That’s a stressful way to be living. I’m glad you made it out, how has your life changed now?

I’ve just matured. I don’t do the same little knucklehead things I use to. I got wiser. I chose what to put energy and time into, I separate myself from mindless things and people purposely. The era I’m from, we just move differently than how people do nowadays.

When did rap start to come into the picture?

I recorded my first song at 18 on an MF DOOM beat called “Arrow Root”. Did it in one take, called it “Planet Vegeta”. It’s a classic song but I lost it, still searching for it to this day.

Did you start to take it seriously right off the bat?

No, not necessarily, it was more of a fascination to me. MF DOOM really got me into wanting to rap. He took Hip-Hop somewhere I didn’t know it could go. So when I got into him I gave rapping a shot. It became so natural to me that I just always continued writing and recording. I eventually put out a mixtape under my first rap name Arise named Sunrise. I posted it on DatPiff. It’s still up there, then I recorded another tape called Sunset but never released it to the public.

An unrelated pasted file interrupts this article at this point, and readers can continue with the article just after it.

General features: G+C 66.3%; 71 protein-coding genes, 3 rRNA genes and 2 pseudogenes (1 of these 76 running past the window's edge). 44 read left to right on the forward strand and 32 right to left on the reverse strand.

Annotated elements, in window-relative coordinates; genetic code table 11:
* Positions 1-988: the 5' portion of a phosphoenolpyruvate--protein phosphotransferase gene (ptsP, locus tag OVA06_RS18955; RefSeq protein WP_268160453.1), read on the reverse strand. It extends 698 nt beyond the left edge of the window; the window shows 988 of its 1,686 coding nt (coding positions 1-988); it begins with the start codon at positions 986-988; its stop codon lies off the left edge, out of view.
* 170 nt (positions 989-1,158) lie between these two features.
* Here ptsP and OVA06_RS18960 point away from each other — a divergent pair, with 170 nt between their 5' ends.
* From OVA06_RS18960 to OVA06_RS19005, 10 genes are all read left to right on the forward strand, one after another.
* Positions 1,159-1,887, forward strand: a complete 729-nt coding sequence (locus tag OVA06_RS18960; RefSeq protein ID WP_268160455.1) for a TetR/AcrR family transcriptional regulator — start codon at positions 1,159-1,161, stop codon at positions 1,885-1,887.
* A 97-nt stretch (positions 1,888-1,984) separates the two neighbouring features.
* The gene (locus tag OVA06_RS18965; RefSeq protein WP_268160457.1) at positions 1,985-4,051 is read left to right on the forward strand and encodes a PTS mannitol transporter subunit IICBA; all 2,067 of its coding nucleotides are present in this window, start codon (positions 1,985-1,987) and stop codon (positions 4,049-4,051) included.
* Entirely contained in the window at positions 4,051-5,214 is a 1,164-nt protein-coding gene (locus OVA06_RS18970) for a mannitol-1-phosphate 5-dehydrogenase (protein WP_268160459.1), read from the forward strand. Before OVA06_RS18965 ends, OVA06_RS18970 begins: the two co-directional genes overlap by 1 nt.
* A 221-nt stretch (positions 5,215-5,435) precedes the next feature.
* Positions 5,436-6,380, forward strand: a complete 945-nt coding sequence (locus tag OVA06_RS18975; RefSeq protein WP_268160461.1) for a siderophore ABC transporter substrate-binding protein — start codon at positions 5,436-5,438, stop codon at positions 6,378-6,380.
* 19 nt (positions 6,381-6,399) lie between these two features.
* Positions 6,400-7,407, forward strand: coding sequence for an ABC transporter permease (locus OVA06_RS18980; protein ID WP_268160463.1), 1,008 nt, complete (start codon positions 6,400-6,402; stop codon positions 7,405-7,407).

His Special Herbs series seems to be an essential set for most artists. How has your music changed since your earlier work?

Yeah, I got that box set and listened to everything every day. Super inspiring shit right there. Well, I went through a lot of phases, but honestly, I feel like I’ve come back into my roots of just dark, deep, raw Hip-Hop. Which is kinda how I started. In between that, I did some other shit, kinda went through a trap phase on my second mixtape, which is partly why I never released it to the public. As of now I just want to get more personal and deeper into myself. I want to give my fans and potential future fans more of myself. So they can have something human to relate to.

Is that the most important thing to you about your lyrics, the humanization behind it?

I think it plays a very important part in music. Spazzing on a beat is always nice but the records where Biggie explained his pain and troubles, or when Pac told us what the ghetto was like to him, those stand out. Even when Drake gives you insight into his relationships with women or goes in on his past, those records resonate with the everyday person. Which is why I want to go more in depth in that aspect.

Would you say you’re picky when it comes to what beats you get on? You strive for a particular sound.